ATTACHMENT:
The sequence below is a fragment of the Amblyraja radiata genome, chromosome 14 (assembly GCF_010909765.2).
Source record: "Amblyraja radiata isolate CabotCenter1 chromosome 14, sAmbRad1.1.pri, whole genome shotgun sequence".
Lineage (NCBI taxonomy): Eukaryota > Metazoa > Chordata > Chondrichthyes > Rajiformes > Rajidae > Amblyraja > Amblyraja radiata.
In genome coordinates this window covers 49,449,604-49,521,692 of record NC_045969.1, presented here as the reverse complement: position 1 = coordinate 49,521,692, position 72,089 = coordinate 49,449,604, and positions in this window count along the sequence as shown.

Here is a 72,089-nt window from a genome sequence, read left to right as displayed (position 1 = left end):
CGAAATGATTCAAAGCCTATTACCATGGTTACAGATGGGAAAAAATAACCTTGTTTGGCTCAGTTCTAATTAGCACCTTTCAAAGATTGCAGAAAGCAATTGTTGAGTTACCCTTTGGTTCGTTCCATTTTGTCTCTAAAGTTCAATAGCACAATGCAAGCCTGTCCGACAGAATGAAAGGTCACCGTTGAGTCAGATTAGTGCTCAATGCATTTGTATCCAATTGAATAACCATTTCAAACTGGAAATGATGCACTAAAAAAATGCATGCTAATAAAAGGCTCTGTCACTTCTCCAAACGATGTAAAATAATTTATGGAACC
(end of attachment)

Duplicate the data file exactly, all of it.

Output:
The sequence below is a fragment of the Amblyraja radiata genome, chromosome 14 (assembly GCF_010909765.2).
Source record: "Amblyraja radiata isolate CabotCenter1 chromosome 14, sAmbRad1.1.pri, whole genome shotgun sequence".
Lineage (NCBI taxonomy): Eukaryota > Metazoa > Chordata > Chondrichthyes > Rajiformes > Rajidae > Amblyraja > Amblyraja radiata.
In genome coordinates this window covers 49,449,604-49,521,692 of record NC_045969.1, presented here as the reverse complement: position 1 = coordinate 49,521,692, position 72,089 = coordinate 49,449,604, and positions in this window count along the sequence as shown.

Here is a 72,089-nt window from a genome sequence, read left to right as displayed (position 1 = left end):
CGAAATGATTCAAAGCCTATTACCATGGTTACAGATGGGAAAAAATAACCTTGTTTGGCTCAGTTCTAATTAGCACCTTTCAAAGATTGCAGAAAGCAATTGTTGAGTTACCCTTTGGTTCGTTCCATTTTGTCTCTAAAGTTCAATAGCACAATGCAAGCCTGTCCGACAGAATGAAAGGTCACCGTTGAGTCAGATTAGTGCTCAATGCATTTGTATCCAATTGAATAACCATTTCAAACTGGAAATGATGCACTAAAAAAATGCATGCTAATAAAAGGCTCTGTCACTTCTCCAAACGATGTAAAATAATTTATGGAACC